Do your friends and family know you keep this site/read it? If so have you had any really negative experiences as a result? If not why?

Many friends and family members do know about the site and check in periodically. I've not had any really negative experiences yet. I think that's because I have made a conscious effort to keep my site light and relatively inoffensive. I take more risks when writing my fiction, but haven't posted any of that on the site. Yet.

How has your Web site benefited you? Your friends? Or total strangers?

It helped me land my current job and can sometime serve as a portfolio in my professional work. I haven't received any direct money (I don't display any ad banners), but I have received small dollops of fame - my pages have appeared on TV and in a book. The letters I get keep my spirits up. And my technical skills and design sense have improved.

Friends and relatives get a kick out of it; they clamor for more pictures of my daughter. Over 12000 people have visited my digital camera page and I've helped a lot of people with technical questions and purchase decisions. My webmaster resources page and the site itself have helped many people build sites of their own. School children across the country use my history pages in their homework assignments. The site contains valuable information for other genealogists. And from what I can tell, the site has provided solace or amusement for countless weary surfers.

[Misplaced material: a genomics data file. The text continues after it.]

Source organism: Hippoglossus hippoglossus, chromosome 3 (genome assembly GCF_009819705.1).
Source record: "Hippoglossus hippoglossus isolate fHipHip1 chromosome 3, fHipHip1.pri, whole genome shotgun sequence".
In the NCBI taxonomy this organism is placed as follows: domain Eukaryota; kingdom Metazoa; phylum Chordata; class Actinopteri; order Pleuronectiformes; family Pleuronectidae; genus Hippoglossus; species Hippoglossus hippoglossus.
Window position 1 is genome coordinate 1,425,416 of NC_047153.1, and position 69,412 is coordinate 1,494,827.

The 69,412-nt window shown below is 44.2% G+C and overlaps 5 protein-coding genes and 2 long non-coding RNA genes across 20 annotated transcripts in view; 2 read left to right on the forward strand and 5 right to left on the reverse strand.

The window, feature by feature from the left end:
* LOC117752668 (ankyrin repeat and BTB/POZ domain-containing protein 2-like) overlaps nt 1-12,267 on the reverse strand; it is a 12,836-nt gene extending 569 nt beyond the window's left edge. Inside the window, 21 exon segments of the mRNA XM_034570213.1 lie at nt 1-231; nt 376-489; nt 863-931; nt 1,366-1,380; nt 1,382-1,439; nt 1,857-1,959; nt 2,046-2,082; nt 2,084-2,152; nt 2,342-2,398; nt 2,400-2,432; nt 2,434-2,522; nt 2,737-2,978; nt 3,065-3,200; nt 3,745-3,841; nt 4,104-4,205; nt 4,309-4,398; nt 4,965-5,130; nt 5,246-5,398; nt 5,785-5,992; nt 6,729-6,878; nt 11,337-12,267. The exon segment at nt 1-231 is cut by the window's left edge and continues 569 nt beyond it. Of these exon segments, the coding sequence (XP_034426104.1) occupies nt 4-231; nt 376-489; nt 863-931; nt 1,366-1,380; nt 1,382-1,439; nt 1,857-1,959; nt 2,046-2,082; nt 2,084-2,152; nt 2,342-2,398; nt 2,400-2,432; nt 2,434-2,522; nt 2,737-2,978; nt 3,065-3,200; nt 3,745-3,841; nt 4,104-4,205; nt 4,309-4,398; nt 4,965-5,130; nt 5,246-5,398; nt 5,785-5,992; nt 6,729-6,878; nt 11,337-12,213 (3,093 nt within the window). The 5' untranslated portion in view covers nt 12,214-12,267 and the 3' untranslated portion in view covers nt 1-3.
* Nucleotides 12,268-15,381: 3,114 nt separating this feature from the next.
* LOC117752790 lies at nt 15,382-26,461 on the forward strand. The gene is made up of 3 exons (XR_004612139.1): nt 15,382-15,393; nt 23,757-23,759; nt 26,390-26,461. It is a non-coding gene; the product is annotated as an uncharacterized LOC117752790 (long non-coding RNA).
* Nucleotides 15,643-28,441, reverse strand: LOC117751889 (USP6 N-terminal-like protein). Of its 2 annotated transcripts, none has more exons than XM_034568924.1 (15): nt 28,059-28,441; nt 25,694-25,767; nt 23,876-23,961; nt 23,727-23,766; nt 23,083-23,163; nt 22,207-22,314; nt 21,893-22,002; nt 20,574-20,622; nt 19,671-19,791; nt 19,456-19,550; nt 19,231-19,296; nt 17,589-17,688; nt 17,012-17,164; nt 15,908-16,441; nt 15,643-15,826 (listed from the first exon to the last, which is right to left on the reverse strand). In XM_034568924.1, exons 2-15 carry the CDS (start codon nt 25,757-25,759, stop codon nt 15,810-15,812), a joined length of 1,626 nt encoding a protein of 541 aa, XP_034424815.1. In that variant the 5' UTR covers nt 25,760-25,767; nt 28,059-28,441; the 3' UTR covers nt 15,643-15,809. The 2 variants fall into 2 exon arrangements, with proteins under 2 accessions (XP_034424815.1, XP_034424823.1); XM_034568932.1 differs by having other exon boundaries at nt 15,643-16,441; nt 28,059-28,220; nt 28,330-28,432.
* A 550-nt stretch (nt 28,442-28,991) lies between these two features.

If you had to do it over again from the beginning, what would you change?

Nothing. The site evolves in an organic way. When I see something that needs changing, I change it. I like not knowing what new directions it might grow in.

What are your favorite things on your site?

My Journey to Ireland and Flying Lesson pages are especially nice to look at. I am proud of the tribute I put up to my father. One small gem is the world map which appears at the bottom of the visitors lists - little lights on the map show where my visitors come from.

When looking at other people's Web sites what do you look for as a viewer?

I look for beauty and intelligence, for clean, efficient design and well-crafted, witty, thought-provoking writing. I especially value creativity, a look or stance that is genuinely different from anything else on the web. A sense of playfulness is always nice - I don't like sites that take themselves too seriously. The best sites let me catch a glimpse of the world through someone else's eyes.

What is "one word" that would describe your site?


Because of your site do you consider yourself a Web celebrity, an exhibitionist, a public figure, a writer, an innovator, or something different?